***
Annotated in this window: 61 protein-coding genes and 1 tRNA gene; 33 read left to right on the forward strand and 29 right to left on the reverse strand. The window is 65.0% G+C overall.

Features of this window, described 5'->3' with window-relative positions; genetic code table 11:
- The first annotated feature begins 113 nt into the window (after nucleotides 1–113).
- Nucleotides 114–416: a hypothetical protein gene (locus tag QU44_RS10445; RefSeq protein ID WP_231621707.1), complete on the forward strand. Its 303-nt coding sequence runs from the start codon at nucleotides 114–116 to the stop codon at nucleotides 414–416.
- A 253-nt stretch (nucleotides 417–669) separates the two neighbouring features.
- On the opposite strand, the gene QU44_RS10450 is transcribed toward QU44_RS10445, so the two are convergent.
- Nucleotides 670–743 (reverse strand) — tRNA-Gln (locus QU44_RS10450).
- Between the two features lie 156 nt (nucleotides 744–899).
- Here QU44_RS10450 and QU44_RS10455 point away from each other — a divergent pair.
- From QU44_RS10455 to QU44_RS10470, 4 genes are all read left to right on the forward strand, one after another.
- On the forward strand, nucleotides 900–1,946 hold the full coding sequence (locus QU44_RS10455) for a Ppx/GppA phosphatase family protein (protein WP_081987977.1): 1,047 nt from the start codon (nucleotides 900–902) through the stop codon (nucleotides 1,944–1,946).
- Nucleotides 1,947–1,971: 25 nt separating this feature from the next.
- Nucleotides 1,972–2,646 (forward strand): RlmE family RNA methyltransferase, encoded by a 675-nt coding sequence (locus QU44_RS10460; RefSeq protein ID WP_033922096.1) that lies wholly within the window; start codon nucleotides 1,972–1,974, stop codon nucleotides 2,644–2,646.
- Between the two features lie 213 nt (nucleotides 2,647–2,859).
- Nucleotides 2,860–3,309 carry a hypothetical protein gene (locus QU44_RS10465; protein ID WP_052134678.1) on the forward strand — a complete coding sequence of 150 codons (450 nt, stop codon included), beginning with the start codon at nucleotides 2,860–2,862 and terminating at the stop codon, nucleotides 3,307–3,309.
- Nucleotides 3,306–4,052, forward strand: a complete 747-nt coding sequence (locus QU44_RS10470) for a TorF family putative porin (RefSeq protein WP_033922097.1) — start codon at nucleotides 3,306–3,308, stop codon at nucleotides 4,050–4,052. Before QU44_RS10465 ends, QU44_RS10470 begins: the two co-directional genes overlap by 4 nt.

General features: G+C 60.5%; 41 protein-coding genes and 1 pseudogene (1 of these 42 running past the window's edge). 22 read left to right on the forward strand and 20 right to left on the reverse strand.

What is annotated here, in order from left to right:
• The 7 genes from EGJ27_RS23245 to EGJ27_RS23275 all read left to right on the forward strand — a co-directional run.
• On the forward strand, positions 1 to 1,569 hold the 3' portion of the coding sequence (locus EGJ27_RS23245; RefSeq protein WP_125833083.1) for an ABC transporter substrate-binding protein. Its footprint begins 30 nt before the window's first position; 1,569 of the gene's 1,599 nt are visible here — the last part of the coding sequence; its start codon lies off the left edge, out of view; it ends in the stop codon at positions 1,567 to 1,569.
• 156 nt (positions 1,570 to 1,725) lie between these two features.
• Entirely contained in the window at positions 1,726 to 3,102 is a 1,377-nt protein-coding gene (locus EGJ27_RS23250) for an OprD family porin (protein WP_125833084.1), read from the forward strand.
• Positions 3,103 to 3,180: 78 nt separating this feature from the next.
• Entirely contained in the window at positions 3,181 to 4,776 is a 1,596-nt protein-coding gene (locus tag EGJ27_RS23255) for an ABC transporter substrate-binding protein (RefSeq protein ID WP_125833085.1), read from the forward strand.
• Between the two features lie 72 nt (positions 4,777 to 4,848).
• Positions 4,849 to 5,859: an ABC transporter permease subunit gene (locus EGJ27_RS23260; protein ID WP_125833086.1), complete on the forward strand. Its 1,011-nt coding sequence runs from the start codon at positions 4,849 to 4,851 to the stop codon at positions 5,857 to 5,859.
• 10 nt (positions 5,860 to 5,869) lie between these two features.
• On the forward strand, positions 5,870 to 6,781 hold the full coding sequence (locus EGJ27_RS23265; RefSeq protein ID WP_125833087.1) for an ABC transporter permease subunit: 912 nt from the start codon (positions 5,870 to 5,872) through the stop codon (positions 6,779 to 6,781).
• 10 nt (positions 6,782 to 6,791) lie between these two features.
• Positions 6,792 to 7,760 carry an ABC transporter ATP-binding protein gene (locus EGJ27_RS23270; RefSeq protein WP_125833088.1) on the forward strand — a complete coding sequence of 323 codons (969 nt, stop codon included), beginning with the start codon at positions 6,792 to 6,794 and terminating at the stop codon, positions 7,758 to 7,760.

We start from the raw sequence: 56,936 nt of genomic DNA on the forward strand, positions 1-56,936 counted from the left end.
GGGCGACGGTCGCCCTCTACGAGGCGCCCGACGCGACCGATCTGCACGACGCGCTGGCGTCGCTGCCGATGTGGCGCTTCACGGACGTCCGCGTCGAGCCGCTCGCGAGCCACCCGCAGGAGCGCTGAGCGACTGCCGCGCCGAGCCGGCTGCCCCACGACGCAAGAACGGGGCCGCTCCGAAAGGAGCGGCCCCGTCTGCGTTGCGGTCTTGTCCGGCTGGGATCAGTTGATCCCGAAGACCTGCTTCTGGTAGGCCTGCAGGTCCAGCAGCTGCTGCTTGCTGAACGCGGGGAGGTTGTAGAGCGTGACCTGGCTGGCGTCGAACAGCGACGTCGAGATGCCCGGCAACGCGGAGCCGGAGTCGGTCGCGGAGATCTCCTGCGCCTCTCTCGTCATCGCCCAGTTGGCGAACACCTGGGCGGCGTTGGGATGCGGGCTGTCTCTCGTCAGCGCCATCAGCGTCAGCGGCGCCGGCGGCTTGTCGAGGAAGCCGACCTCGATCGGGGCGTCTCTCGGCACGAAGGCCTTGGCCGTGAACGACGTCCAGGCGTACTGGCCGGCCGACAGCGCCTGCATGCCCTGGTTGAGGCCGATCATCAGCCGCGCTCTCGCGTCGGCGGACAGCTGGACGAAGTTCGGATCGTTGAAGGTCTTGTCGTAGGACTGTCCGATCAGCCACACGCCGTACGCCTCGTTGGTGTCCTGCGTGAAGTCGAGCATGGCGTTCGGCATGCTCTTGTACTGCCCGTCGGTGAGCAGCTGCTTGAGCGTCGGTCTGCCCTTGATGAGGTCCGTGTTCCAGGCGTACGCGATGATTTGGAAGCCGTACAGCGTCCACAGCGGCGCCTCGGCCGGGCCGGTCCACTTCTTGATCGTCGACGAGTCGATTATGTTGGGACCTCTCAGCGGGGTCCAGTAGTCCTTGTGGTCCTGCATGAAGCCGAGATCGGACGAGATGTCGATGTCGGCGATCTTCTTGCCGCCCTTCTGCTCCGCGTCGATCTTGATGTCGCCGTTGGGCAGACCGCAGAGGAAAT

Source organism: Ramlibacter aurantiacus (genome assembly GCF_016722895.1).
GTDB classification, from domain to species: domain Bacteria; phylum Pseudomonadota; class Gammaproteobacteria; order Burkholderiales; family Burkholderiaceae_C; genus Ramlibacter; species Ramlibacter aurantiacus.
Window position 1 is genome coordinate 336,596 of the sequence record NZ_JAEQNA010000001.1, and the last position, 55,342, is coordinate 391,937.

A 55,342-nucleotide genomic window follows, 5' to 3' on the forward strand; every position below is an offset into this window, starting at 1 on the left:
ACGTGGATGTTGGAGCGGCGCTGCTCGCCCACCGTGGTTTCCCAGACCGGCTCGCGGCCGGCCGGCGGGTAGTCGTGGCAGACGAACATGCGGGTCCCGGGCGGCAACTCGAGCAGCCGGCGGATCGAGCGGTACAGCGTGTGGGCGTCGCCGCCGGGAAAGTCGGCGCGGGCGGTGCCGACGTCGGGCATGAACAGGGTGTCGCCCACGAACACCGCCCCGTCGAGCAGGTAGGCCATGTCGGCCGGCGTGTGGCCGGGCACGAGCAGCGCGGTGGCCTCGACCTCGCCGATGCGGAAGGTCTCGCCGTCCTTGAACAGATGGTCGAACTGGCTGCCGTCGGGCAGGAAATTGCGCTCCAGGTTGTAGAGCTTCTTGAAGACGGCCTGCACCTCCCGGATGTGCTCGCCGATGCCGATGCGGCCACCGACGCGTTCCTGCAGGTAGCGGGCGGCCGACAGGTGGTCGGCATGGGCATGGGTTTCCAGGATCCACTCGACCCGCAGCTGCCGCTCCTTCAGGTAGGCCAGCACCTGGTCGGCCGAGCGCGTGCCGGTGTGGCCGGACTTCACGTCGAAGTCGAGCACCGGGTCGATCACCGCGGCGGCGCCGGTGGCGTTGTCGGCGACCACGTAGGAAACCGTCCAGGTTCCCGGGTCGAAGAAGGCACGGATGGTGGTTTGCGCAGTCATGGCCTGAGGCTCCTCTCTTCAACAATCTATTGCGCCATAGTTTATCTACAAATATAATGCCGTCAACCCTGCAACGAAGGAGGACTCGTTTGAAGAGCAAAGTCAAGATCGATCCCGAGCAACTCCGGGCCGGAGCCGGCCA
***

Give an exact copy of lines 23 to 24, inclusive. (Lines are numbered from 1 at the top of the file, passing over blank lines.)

• Positions 3,103 to 3,180: 78 nt separating this feature from the next.
• Entirely contained in the window at positions 3,181 to 4,776 is a 1,596-nt protein-coding gene (locus tag EGJ27_RS23255) for an ABC transporter substrate-binding protein (RefSeq protein ID WP_125833085.1), read from the forward strand.